Investigation Discovery
Investigation Discovery

9 Secrets of Coroners and Medical Examiners

Investigation Discovery
Investigation Discovery

Many true crime aficionados are familiar with the popular portrayal of coroners and medical examiners and their daily interaction with the dead. In the real world, their essential task—confirming a death and figuring out what caused it—is far more involved than what you see on television. Mental_floss spoke with Graham Hetrick, coroner for Dauphin County, Pennsylvania and star of Investigation Discovery’s show The Coroner: I Speak for the Dead, as well as several other medical examiners, to get some insights about their work on the autopsy table and elsewhere.  


The coroner system dates to medieval England, when these officials, then called crowners, worked for the king investigating frauds, thefts, and deaths. These days, a coroner’s main duties are to confirm and certify a death, and to determine whether an investigation is warranted. Prerequisites for coroners vary widely from state to state, with some states requiring that they be certified pathologists while others allow jurisdictions to elect laypeople to the position. Other states, particularly those with large urban centers, have adopted systems employing medical examiners—who are always physicians, never laypeople.

But while coroners in a few jurisdictions may hold little more than a high school diploma, many are highly qualified professionals. Hetrick has a particularly varied background. He is also a medical legal death investigator (an expert in examining the manner and cause of death), thanatologist (a specialist in the scientific study of death), forensics consultant, and funeral director, with advanced training in blood pattern analysis, crime scene management, and forensic sculpting. Hetrick says that while Pennsylvania employs mainly coroners, his system is a hybrid one in which he works closely with a forensic pathologist.



Bruce Goldfarb, executive assistant to Baltimore’s chief medical examiner, explains that while all of the doctors in his department are board-certified forensic pathologists, other cities have had medical examiners who are obstetricians or dentists. But no matter what, Goldfarb says, medical examiners are still “doctors doing doctor work. When we go to the doctor, they do a physical exam, maybe send you for a chest x-ray, order a urinalysis or blood tests, and then they figure out what, if anything, is wrong with you. Our doctors do the same thing, except the patient is dead and they're trying to figure out why.” Unlike regular doctors, however, medical examiners don’t generally have to deal with medical insurance or malpractice suits.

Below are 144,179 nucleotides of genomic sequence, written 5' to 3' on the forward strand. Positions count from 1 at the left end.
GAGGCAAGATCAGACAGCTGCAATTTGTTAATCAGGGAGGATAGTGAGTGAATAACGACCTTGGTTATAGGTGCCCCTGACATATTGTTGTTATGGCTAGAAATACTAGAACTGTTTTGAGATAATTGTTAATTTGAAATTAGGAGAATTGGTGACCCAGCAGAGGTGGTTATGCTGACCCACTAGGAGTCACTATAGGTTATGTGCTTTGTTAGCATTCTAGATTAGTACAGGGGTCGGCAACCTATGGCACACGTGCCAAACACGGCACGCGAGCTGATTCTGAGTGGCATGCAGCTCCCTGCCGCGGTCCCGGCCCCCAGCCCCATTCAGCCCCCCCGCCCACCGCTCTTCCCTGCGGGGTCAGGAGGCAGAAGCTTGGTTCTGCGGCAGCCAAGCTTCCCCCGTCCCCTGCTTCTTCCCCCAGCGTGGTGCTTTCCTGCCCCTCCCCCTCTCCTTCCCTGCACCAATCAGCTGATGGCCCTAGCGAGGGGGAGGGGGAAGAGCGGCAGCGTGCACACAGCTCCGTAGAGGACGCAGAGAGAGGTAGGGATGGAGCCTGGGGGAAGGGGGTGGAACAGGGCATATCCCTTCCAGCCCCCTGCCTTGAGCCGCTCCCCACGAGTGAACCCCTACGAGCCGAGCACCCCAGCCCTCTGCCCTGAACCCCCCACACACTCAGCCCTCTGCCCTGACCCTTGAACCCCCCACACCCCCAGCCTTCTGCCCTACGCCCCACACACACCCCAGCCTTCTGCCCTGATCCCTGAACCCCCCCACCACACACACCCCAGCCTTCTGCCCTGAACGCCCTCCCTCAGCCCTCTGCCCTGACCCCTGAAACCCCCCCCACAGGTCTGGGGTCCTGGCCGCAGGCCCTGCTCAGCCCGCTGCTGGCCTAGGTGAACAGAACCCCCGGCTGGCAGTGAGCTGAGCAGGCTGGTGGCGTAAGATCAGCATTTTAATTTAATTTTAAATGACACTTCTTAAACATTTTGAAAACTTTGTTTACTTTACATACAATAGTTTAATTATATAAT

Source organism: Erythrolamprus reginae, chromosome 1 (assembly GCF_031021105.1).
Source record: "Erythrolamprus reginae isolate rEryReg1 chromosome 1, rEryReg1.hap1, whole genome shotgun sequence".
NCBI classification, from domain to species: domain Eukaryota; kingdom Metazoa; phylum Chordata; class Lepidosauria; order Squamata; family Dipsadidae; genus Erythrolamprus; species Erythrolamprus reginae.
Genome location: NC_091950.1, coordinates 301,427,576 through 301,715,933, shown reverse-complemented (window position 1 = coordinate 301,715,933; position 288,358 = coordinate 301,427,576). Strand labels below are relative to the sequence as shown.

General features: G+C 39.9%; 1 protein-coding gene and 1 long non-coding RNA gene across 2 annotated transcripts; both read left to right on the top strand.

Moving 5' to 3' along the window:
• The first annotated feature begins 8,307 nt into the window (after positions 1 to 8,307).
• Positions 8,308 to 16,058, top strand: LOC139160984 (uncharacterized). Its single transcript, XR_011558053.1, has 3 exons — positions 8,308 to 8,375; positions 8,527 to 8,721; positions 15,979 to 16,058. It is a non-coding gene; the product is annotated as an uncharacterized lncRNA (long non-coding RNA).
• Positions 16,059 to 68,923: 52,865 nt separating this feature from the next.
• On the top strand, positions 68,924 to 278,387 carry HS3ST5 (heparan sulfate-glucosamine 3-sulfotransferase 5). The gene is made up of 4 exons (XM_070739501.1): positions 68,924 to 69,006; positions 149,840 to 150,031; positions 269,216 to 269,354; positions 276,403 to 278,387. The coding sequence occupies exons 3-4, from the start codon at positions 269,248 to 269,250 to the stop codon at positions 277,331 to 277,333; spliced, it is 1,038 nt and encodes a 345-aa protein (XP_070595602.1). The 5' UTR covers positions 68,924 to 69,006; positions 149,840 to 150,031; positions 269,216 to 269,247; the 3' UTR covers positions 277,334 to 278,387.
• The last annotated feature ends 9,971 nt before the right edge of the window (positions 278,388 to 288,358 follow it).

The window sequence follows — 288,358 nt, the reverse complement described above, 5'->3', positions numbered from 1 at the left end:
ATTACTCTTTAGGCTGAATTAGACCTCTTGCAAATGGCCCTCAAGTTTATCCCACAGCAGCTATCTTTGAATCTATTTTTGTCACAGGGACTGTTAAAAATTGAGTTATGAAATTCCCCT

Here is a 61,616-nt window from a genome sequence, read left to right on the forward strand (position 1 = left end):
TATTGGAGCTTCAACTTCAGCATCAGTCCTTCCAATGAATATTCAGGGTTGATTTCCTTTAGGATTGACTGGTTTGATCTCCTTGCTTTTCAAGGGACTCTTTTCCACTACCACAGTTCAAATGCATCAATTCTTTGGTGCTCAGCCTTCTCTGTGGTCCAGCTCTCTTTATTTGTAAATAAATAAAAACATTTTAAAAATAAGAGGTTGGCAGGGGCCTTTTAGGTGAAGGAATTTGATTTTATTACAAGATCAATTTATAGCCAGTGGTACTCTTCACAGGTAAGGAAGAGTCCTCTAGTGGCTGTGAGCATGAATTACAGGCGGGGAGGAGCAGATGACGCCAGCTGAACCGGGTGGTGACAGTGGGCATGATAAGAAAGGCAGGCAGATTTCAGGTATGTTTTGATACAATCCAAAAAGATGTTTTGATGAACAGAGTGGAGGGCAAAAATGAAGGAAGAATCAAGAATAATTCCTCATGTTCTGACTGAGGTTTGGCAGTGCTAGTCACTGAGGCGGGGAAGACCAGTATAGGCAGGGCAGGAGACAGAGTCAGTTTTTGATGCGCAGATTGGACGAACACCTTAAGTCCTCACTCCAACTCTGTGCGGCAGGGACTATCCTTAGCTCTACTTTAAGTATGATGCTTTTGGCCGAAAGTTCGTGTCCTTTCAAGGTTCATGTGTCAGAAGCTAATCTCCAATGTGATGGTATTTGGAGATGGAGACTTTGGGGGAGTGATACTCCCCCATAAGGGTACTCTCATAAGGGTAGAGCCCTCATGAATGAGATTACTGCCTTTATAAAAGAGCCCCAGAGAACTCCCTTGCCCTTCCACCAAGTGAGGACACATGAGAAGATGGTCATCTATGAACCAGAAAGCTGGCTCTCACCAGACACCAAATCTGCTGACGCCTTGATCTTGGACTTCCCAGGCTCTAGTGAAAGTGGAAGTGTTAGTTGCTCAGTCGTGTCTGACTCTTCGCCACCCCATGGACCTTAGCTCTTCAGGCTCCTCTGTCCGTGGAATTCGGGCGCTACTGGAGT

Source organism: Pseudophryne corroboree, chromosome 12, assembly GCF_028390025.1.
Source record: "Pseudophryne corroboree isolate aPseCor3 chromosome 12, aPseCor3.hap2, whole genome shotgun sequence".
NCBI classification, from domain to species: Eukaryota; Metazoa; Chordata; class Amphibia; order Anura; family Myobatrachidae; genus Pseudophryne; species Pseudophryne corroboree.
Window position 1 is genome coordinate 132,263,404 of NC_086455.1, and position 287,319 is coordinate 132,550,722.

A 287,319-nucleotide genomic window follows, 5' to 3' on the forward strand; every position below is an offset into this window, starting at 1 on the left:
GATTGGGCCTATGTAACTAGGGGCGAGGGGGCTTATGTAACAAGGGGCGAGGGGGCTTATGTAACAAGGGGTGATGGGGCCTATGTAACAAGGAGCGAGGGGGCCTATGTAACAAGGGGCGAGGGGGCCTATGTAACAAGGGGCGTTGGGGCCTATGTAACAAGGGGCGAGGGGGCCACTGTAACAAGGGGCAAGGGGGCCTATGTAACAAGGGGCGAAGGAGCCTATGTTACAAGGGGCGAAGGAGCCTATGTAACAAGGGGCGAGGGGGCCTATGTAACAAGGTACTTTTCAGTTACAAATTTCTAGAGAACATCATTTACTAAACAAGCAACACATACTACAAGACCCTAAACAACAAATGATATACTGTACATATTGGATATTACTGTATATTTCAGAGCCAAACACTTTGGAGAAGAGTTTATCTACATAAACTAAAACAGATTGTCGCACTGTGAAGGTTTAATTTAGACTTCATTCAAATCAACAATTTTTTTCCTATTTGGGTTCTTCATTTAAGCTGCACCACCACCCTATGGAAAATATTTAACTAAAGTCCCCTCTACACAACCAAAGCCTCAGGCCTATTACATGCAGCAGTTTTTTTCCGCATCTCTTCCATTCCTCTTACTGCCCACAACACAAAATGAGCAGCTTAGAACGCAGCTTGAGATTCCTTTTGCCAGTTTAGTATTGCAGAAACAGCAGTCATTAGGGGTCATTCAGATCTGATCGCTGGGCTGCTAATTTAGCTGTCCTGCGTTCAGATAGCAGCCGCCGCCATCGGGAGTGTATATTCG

Coroners and medical examiners collaborate closely with other experts, including forensic photographers, toxicologists, forensic anthropologists, and odontologists (dental experts). Hetrick compares his role as a coroner to that of an orchestra conductor, overseeing different instruments coming together to play “the music of the dead.” He notes that specialists from fields that might seem unrelated to his work—such as entomologists and botanists—can be very helpful in determining time of death based on the life forms that have taken root in a corpse. He describes one case, profiled in episode 4 of The Coroner, in which he called in a botanist to examine a plant growing through the eye socket of a skull in order to pinpoint how long the body had been in that spot.


Investigation Discovery

When most people think of advocacy, they think of efforts to protect the rights of disenfranchised populations among the living. But people who have died under mysterious circumstances or as a result of violence need advocates too. Dr. Marianne Hamel, a New Jersey-based medical examiner and one of the creators of the project Death Under Glass, says of her work: “It helps to look at the job as advocacy for the dead—they are, in many ways, the most disenfranchised among us. They can't testify for themselves or directly tell a jury the story of their suffering. That’s the job of a forensic pathologist.”

Hetrick expands on this outlook, seeing it as his duty to listen to the stories that the dead tell through their physical presence, including damage and decay to their bodies and their position in a crime scene. “I am a storyteller,” he says, “but they are not my stories.” 



In addition to being connected to a wide array of forensic and other sciences, the work of coroners and medical investigators is closely tied to legal investigations into specific deaths. Hetrick stresses that forensics is “science applied to law,” meaning that all physical evidence uncovered during a forensic investigation must hold up in court. “Otherwise,” he says, “it’s just opinion.”